18 June 2015 • No. 26
¶ Invocation. “The Lord’s my shepherd, I’ll not want / Green pastures rise and from the font / Flow waters, ever gentle, to surround me / My soul restored, my heart aflame / My feet will walk and for that Name / My lungs will lift to sing, Hallelujah. —Ken Sehested, first verse of new lyrics (adapted from from Psalm 23) to Leonard Cohen’s song, “Hallelujah.”
Left: Banner hanging in the Park Road Baptist Church, Charlotte, North Carolina.
¶ Graduation season. The recent vicarious experience of friends’ delight (and a wee bit of anxiety) at their children’s graduation pivots make me recall my own emotions in that season from some years ago, including a poem, “On the flow of tears.”
¶ Hymn of assurance. “All My Tears,” by Emmy Lou Harris with Julie Miller
¶ Sweetitious (sweet + righteous). Courtney Vashaw, a Bethlehem, New Hampshire, school principal, got a surprise gift last week when her high school senior class voted to donate the $8,000 they raised (over the past 4 years) for their senior class trip to help with her medical expenses stemming from a rare cancer.
¶ Newly-announced GOP presidential candidate Donald Trump. In a 2010 interview with Christian Broadcasting Network, Trump said he went to church “when I can. . . . Always on Christmas. Always on Easter. Always when there’s a major occasion. I’m a Sunday church person.” —Religion News Service
¶ The Daily Show’s Jon Stewart, who leaves the show in August, is already regretting he won’t be around to cover Trump’s presidential run. Tuesday night’s Daily Show opening (10+ minutes—the Trump spotlight starts at about 4 minutes in) featured its reporters going orgasmic at Trump’s announcement. Should be a good fall for comedy.
¶ “An active-duty Army chaplain with the elite 75th Ranger Regiment has published a book titled, Jesus Was an Airborne Ranger, and appeared in uniform to promote it, raising questions about the service endorsing Christianity as the Pentagon wages wars in Muslim countries.” —Tom Vanden Brook, “Ranger chaplain causes friction with book," USA Today
¶ Call to confession. "How can you say 'Our Father' if you plunge steel into the guts of your brother? Christ compared himself to a hen: Christians behave like hawks. Christ was a shepherd of the sheep: Christians tear each other like wolves. —15th century Dutch priest and theologian Desiderius Erasmus, “War Is Sweet to Those Who Have Not Tried It”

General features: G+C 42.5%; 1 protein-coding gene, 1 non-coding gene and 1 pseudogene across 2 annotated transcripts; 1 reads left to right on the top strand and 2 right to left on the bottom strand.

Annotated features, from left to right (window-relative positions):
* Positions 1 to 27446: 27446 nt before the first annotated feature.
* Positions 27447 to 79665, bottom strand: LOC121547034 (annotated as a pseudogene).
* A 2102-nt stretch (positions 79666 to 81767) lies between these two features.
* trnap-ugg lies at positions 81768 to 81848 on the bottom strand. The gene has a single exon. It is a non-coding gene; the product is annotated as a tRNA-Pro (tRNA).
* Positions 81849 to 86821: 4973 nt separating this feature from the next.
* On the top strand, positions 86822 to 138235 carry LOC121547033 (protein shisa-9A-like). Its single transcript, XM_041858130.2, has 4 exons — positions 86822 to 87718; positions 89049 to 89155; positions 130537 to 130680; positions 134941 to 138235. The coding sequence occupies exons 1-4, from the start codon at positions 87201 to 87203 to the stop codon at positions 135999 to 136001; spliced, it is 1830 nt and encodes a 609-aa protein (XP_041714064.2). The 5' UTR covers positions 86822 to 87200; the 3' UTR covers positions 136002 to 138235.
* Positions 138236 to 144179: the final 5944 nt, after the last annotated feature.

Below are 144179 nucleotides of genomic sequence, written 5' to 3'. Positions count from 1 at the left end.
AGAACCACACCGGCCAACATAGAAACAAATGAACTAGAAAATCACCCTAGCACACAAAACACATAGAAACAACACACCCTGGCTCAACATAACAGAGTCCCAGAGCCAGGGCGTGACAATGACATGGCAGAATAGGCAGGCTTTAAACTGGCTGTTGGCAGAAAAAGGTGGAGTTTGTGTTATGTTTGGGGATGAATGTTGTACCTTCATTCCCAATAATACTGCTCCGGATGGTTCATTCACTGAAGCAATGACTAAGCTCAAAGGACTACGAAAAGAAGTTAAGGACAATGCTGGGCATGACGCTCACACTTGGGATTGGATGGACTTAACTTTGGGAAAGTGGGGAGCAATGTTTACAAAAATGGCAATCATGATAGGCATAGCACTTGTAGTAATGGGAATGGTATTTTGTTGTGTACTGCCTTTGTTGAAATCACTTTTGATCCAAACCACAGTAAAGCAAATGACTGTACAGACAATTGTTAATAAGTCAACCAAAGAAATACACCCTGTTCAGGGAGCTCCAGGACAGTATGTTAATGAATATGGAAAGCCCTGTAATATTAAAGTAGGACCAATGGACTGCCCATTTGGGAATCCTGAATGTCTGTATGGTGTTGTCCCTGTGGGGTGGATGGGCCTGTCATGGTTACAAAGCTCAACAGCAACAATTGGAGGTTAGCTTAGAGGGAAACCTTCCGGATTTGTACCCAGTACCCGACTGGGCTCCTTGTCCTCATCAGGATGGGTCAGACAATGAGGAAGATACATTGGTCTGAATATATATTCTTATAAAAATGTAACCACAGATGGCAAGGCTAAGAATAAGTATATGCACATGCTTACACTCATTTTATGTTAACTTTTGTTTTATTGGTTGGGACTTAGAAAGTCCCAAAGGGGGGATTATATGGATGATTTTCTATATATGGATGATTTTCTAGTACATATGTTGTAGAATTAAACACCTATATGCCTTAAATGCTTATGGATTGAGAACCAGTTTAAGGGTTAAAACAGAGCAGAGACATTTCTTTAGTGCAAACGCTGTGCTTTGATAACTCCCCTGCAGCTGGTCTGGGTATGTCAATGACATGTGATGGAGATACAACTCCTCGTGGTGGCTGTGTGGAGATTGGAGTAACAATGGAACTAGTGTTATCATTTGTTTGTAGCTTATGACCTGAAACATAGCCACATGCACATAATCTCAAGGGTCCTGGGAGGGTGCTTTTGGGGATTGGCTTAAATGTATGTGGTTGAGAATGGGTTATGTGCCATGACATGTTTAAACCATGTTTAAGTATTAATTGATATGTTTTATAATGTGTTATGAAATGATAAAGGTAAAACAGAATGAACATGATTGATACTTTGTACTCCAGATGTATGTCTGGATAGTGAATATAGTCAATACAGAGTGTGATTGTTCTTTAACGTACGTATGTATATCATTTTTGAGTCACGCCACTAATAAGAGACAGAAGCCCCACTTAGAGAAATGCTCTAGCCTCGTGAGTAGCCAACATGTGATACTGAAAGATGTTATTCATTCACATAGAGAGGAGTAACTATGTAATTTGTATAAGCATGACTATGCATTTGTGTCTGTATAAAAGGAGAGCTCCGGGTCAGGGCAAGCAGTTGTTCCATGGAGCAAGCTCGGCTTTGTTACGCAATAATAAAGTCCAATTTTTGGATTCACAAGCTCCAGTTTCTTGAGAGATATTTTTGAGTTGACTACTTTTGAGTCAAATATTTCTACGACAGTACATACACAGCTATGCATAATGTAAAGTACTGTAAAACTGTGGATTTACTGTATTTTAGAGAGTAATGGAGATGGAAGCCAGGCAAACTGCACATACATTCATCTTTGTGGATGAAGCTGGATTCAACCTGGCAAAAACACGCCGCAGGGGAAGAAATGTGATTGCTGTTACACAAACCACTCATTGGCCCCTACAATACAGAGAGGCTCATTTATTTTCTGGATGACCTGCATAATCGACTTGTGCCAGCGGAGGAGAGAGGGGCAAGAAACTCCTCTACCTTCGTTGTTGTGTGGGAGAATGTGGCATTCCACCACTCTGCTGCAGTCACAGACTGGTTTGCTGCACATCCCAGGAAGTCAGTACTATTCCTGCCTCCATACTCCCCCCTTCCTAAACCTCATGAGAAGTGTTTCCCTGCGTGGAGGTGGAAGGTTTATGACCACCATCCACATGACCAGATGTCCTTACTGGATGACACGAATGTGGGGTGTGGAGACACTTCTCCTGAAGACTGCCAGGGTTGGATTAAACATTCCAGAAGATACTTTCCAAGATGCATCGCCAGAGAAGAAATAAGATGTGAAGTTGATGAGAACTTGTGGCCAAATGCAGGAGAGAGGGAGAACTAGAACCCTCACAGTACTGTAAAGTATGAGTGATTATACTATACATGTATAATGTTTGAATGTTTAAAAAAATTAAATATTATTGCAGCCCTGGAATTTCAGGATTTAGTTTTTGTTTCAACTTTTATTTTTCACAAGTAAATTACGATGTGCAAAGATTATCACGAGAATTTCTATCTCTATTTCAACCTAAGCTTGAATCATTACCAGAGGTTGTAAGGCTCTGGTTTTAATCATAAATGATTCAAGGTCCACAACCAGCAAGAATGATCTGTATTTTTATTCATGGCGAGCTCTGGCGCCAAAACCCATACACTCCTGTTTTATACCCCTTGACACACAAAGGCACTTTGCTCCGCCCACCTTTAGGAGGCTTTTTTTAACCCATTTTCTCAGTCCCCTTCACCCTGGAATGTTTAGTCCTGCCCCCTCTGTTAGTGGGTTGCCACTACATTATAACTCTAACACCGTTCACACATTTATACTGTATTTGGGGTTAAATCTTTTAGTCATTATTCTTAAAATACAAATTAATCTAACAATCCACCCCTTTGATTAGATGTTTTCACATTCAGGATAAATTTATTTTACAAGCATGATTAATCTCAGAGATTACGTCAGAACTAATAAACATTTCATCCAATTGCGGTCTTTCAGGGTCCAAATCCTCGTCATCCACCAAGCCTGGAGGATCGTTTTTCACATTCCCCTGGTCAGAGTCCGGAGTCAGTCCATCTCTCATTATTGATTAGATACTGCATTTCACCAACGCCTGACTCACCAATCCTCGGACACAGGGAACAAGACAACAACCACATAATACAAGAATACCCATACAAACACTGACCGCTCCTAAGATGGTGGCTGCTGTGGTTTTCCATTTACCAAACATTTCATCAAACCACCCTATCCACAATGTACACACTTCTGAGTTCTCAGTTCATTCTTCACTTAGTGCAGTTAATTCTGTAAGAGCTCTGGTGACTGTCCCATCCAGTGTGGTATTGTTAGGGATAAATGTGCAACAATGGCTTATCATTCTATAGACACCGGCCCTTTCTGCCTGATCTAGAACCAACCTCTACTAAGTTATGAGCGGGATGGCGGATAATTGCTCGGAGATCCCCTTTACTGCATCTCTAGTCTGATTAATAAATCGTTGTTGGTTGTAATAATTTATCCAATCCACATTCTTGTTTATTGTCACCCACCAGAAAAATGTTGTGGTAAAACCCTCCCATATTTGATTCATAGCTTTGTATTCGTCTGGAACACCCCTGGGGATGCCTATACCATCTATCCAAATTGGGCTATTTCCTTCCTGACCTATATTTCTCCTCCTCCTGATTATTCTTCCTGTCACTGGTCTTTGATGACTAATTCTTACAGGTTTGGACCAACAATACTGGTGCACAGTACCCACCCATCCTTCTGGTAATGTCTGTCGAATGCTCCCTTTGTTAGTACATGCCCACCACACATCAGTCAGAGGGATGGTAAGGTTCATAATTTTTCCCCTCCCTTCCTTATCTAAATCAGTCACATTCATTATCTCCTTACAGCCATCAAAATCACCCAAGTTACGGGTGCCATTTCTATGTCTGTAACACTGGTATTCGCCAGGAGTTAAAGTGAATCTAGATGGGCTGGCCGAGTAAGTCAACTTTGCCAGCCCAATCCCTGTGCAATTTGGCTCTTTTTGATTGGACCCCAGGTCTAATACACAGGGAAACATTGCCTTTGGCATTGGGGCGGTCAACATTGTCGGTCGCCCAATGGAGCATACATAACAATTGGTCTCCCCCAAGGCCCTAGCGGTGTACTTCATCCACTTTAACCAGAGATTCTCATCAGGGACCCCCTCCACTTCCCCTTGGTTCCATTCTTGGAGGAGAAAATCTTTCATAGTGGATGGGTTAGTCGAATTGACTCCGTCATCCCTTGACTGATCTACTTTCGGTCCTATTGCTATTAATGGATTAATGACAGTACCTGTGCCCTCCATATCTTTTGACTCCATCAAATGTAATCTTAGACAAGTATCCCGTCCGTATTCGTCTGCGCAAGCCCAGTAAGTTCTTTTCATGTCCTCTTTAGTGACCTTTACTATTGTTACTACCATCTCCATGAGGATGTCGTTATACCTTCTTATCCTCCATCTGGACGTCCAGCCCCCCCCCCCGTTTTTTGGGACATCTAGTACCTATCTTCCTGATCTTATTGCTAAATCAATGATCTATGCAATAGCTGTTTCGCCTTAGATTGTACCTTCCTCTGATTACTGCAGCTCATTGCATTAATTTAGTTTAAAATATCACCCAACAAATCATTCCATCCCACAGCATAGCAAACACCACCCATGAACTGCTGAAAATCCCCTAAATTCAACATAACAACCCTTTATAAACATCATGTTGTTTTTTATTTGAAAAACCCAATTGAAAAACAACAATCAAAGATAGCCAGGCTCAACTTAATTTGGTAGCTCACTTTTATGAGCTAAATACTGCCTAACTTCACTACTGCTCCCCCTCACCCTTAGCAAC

¶ Ramadan Mubarak! (Have a blessed Ramadan!) Some 1.5 billion Muslims began observing Ramadan today, beginning a month of dawn-to-dusk fasting and deepened attention to spiritual formation in commemoration of the first revelation of the Qur’an to Muhammad according to Islamic belief. This annual observance is regarded as one of the Five Pillars of Islam. Because the cycle of the lunar calendar does not match the solar calendar, the dates of Ramadan shift by approximately 11 days each year. The ending of Ramadan is marked by the holiday of Eid ul-Fitr, which takes place either 29 or 30 days after the beginning of the month. Here’s a brief, helpful introduction to the season, “Ramadan 2015: Facts, History, Dates, Greeting and Rules About the Muslim Fast.”
¶ Given the world in which we live, among our most urgent tasks involves interfaith conversation, particularly to delegitimize violence done in the name of religion. On this topic, see “Speak out clearly, pay up personally: The purpose, promise, and peril of interfaith engagement” by Ken Sehested, Rabbi Lynn Gottlieb, and Muslim chaplain Rabia Terri Harris. Also see “Building a Culture of Peace: An Interfaith Agenda.”
Painting in the design at right: "Farm Worker" by Vincent van Gogh.
¶ Several high-profile stories involving religious leaders that do not include public embarrassment seem to suggest a hopeful trend. A little light bulb in my head came on when word arrived (thanks, Abigail) that New York City Mayor Bill de Blasio announced the creation of a Clergy Advisory Council, comprised of faith leaders from across the city, “to maintain a direct line of communication” between faith communities and City Hall. —NYC, Official Website of the City of New York,